News Release, Office of the Maryland Attorney General

Coalition of 25 Attorneys General File Amicus Brief Supporting Federal Authority to Require Images with Text Warnings

BALTIMORE, MD (July 17, 2020) – Maryland Attorney General Brian E. Frosh today joined a coalition of 25 attorneys general filing an amicus brief supporting federal regulations requiring “graphic image” warning labels—consisting of color images that depict the dangers of smoking—on cigarette packages.

The coalition filed the brief in R.J. Reynolds v. FDA in the U.S. District Court for the Eastern District of Texas, supporting the authority of the Food and Drug Administration (FDA) and the Department of Health and Human Services to issue regulations requiring graphic images to be included with text warnings on cigarette packages. The attorneys general argue that, contrary to the plaintiffs’ claims, the regulations do not violate the First Amendment. Additionally, the government has a substantial interest in ensuring that customers understand the dangers of smoking, particularly as tobacco companies have a long history of deceiving consumers.

“Big tobacco has deceived and manipulated consumers for decades. Their products are unsafe,” said Attorney General Frosh. “These companies should be required to put as much effort into warning users of the deadly effects of tobacco as they did in addicting them in the first place.”

In 1998, 46 states and several territories entered into the Master Settlement Agreement (MSA) with the major tobacco manufacturers. The landmark agreement related to the marketing, sale and consumption of cigarettes resolved states’ claims that major tobacco manufacturers engaged in decades of fraud by denying the addictiveness of cigarettes and misrepresenting the negative health impacts associated with using tobacco products. Although the MSA prohibited tobacco companies from misrepresenting the health consequences of cigarettes, Congress recognized that current warning labels on cigarettes did not sufficiently convey the dangers of smoking.

In 2009, Congress passed legislation specifying the text, size, and placement of new warning labels and directed the FDA to select images to illustrate the warnings. The images would be combined with written warnings, such as “WARNING: Smoking causes COPD, a lung disease that can be fatal” and “WARNING: Tobacco smoke can harm your children,” and the combined warnings would have to cover the top 50 percent of the front and back panels of all cigarette packages and the top 20 percent of all print cigarette advertisements.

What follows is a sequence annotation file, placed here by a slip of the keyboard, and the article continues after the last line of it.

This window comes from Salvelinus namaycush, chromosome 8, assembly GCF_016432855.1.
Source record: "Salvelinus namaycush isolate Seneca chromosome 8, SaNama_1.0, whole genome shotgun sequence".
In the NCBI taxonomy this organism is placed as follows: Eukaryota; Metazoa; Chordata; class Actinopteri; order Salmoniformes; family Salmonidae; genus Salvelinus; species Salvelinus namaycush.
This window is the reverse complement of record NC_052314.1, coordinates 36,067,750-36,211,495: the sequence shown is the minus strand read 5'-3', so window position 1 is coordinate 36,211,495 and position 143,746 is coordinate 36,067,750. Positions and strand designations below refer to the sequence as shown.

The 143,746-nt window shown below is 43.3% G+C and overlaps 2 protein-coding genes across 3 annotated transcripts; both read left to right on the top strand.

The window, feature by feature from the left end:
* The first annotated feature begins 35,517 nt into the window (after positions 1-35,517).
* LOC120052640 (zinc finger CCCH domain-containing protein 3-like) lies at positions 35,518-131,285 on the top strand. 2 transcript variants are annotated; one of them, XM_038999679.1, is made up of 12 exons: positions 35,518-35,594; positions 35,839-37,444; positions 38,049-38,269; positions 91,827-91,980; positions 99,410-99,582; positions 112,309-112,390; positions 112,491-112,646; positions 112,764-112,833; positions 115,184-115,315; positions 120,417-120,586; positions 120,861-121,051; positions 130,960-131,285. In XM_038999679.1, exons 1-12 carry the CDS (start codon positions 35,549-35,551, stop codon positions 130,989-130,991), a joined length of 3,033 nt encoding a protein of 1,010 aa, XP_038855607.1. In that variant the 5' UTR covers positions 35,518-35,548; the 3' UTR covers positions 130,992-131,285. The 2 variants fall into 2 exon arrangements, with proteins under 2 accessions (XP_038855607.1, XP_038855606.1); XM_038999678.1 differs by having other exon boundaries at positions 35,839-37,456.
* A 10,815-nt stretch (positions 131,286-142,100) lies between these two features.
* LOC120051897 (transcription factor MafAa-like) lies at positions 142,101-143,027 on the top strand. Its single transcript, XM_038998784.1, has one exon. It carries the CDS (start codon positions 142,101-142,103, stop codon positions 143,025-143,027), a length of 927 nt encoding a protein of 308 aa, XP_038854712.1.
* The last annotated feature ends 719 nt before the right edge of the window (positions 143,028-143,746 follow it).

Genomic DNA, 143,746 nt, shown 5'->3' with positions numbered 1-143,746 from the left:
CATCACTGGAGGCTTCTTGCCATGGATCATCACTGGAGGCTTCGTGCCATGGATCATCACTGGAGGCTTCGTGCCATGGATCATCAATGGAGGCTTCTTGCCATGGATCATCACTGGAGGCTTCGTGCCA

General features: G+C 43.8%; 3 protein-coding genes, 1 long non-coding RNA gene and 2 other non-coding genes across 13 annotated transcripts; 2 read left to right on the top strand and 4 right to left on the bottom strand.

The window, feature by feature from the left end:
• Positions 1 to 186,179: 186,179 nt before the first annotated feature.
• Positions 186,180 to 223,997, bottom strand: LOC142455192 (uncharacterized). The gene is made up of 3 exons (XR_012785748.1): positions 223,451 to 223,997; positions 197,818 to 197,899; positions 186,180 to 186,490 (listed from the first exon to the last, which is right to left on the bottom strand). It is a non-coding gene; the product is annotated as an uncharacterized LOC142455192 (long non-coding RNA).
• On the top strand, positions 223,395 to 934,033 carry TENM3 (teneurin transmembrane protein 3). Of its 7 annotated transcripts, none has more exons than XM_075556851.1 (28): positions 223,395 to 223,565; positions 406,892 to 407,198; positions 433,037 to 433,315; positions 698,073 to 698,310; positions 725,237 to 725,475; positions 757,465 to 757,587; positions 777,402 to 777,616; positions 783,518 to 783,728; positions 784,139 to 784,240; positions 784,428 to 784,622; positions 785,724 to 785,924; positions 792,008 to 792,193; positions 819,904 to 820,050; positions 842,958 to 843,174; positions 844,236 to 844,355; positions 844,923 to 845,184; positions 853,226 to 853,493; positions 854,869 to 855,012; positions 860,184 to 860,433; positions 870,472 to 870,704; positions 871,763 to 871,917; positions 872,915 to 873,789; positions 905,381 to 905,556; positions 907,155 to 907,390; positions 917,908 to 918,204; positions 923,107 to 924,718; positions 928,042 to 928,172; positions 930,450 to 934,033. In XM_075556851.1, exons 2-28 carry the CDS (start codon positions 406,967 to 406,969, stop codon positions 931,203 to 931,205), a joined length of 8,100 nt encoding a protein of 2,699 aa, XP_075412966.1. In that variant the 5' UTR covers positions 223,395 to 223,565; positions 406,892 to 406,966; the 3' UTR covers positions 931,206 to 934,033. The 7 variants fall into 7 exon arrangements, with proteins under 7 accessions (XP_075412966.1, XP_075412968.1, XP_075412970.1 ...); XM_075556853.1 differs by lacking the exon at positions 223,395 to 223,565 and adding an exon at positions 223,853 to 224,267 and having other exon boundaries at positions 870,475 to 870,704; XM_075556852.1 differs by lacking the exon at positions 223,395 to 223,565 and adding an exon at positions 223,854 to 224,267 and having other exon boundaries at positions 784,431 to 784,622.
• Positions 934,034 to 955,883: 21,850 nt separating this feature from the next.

In the brief, the coalition argues that the government has a significant interest in informing the public about the dangers of smoking, and the First Amendment does not prevent the government from requiring that lethal and addictive products carry warning labels that effectively inform people of the risks those products entail. The coalition argues that the graphic warning labels are intended to inform consumers of relevant product information, which is consistent with many laws that are enacted to inform consumers of relevant product information. Additionally, the attorneys general point out that because graphic warning labels promote the “free flow of commercial information,” they are consistent with the First Amendment.

The attorney’s general state that the proposed graphic warning labels are needed to counter the effect of deceptive and fraudulent conduct by tobacco companies. The FDA’s labels warn users of death and disease resulting from smoking, the effects of secondhand smoke, and the dangers of smoking during pregnancy. In the brief, the attorney’s general highlight previous court decisions finding that tobacco companies intentionally misled consumers by minimizing the hazards of smoking and exposure to smoking. The attorney’s general state that in order to attempt to undo the decades of deception by tobacco companies, cigarette packages must feature powerful and graphic warning labels.

Joining Attorney General Frosh in filing the brief are the attorneys general of Alaska, California, Colorado, Connecticut, Delaware, the District of Columbia, Hawaii, Idaho, Illinois, Maine, Massachusetts, Michigan, Minnesota, Montana, Nevada, New Jersey, New York, North Carolina, Oregon, Pennsylvania, Rhode Island, Vermont, Virginia, and Washington.